If you’re employed as a door supervisor (or anywhere else in the security industry) there’s a better-than-good chance that you will bear witness to, or become the target of, an assault.

Security is a dangerous field. While this site has proposed a number of steps that could be taken to ease the threats faced by Britain’s security workforce, the underlying potential for danger will always remain extant. In effect, guarding against potential threats to others, as well as to yourself, is the nature of the job.

In addition to instances of violent assault, you may also witness a number of other crimes, from minor torts such as trespassing, to more serious fare such as theft or vandalism. In some of the more egregious cases, you may be called to court as a witness and asked to give evidence, usually involving an account of what you saw, as well as a thorough cross-examination of that account.

In this feature, we’ll be taking a look at what to do (and what not to do) in a courtroom. We will examine how to properly conduct yourself and how to present your evidence clearly, succinctly and (most importantly of all) honestly.

All rise, this article is now in session….

What Exactly is Evidence?

The word ‘evidence’ comes to us from Old French by way of the late Latin word ‘evidencia’, which literally means ‘proof’. Earlier versions of this word had a more distinct meaning, mainly surrounding clarity when presenting a fact.

The word ‘evidence’ was first used in a legal sense from around 1500, where it supplanted the word ‘witness’ (today more commonly used to describe a person who gives evidence than the evidence itself).

So, in modern terms, evidence is simply proof that the story being put forth is not a mistake or some form of fabrication.

Under UK law, evidence of a crime must be considered relevant to the case, as well as admissible in court. If it fails to fit either of these criteria, it cannot be presented before a judge.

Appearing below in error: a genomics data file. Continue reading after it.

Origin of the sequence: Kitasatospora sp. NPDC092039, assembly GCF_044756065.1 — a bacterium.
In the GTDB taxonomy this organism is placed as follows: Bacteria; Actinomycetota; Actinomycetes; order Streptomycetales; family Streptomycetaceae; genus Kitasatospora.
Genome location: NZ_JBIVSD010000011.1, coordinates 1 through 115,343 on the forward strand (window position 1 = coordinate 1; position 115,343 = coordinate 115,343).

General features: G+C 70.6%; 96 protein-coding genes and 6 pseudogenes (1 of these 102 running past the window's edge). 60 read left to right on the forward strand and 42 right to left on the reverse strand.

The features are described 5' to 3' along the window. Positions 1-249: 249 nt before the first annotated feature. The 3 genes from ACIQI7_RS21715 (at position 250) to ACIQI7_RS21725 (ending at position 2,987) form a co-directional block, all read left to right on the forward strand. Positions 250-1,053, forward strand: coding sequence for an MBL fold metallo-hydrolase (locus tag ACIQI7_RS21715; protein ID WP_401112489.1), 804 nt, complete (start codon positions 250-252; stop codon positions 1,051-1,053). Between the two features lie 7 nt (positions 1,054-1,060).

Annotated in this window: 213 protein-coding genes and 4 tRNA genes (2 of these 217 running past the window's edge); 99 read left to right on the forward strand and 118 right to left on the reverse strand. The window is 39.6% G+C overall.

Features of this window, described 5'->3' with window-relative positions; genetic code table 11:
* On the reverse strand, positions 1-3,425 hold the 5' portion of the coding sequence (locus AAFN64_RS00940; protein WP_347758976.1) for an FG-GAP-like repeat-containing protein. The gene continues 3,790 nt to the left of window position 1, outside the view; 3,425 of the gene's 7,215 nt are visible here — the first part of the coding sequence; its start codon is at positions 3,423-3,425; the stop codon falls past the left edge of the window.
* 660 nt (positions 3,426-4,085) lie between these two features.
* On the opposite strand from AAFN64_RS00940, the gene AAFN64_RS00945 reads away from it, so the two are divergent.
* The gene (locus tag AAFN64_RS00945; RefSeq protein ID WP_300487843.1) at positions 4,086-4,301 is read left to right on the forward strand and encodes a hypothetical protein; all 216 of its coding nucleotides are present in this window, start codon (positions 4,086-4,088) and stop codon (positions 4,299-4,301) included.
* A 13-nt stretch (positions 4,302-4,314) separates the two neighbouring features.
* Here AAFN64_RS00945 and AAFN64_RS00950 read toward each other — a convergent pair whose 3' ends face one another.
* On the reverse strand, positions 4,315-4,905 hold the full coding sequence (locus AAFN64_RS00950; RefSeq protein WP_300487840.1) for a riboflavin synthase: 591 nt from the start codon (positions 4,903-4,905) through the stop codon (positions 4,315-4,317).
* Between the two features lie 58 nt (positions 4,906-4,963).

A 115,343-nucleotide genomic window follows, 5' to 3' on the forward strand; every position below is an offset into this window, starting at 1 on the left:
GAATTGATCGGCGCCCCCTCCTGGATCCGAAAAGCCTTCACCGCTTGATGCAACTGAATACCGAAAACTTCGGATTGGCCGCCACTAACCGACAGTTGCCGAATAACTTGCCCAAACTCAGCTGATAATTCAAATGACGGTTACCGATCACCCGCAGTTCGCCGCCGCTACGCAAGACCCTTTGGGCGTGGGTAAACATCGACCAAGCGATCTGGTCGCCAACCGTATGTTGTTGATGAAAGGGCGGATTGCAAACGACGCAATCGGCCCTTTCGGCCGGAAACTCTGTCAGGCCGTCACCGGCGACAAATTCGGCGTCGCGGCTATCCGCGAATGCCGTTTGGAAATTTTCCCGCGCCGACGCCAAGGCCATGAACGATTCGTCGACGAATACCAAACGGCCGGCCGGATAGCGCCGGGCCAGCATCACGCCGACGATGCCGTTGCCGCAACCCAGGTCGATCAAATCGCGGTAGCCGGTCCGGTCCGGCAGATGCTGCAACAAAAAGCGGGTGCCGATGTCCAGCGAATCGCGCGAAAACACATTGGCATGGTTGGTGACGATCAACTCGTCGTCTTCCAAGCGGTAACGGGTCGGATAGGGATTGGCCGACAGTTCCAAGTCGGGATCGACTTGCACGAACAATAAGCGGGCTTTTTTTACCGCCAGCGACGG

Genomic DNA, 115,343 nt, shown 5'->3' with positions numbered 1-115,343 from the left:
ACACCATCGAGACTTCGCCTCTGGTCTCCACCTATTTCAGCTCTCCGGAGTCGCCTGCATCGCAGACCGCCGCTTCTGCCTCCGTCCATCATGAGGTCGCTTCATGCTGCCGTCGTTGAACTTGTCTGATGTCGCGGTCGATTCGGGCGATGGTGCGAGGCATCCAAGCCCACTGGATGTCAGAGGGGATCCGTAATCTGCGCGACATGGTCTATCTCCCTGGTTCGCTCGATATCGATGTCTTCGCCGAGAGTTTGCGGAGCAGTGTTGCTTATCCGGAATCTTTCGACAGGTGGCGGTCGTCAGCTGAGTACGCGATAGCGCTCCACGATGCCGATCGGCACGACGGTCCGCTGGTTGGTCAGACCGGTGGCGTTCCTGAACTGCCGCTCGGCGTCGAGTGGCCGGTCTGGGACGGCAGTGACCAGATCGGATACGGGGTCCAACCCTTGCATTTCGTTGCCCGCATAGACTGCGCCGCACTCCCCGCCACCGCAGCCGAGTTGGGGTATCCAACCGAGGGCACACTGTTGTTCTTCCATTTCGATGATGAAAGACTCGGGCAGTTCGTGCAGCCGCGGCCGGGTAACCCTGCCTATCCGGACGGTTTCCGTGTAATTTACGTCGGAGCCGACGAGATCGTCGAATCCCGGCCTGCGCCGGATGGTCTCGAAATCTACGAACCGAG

Evidence is considered ‘relevant’ only if it directly helps to either prove or disprove the case being made at the time. Evidence is considered to be admissible only if it relates to the facts of the case and was obtained via legal and ethical means.

Another consideration is the ‘weight’ of the evidence presented. This is a legal term that essentially describes how reliable the evidence will be in the eyes of the court. For example, clear video evidence of a crime being committed that corroborates eyewitness accounts will carry a lot of weight – and will likely lead to a conviction.

Conversely, blurry video wherein the culprit cannot be easily identified will carry much less weight, especially if the defendant has a good alibi that places them elsewhere when the incident occurred.

Why is Evidence Important?

Without evidence, anyone can simply claim anything about anybody, and justice cannot be done.

For an example of ‘justice’ being served without proper evidence of a crime being committed, take a look into the career of ‘Witchfinder General’, Matthew Hopkins (1620 – 1647) or the infamous Salem Witch Trials that took place in America during the 1690’s.

The ‘evidence’ presented in these cases was spurious at best and completely fabricated at worst. Innocent people died horribly as a result of superstition, hearsay and innuendo, partially because clear procedures and definitions for what does and does not constitute viable evidence either didn’t exist or were overlooked.

A great historical example of how evidence gathering ought to work, however, comes to us from 13th century China. Song Ci was a doctor, scientist and writer who was called in to a farming village to investigate a murder. By examining the victim’s body, Song deduced that the murder weapon had been a scythe. However, almost every man in this particular village owned a scythe. No man’s scythe was missing, and each scythe was clean, with no visible traces of blood detectable by the naked eye.

To determine the killer’s identity, Song left every scythe in the village outside overnight. Flies, he reasoned, would be uninterested in a metal farming implement, unless, of course, it contained trace amounts of blood or viscera.

True enough, multiple flies soon congregated around the murder weapon, attracted by the unseen traces of blood. This provided the evidence needed to determine the killer’s true identity.

Evidence, then, is vital for providing proof of an accusation or claim made against someone. We’ve all seen those TV shows and movies wherein the bad guy gets away with an obvious crime due to lack of evidence, smirking all the while and infuriating our heroes. However, if a legal system fails to privilege reliable, hard evidence, wild theories and baseless assumptions could become tantamount to facts and true justice would become little more than a roll of the dice.

Laws Surrounding Evidence

In the UK, there are 3 key laws that principally deal with the gathering, handling and presentation of evidence. These are: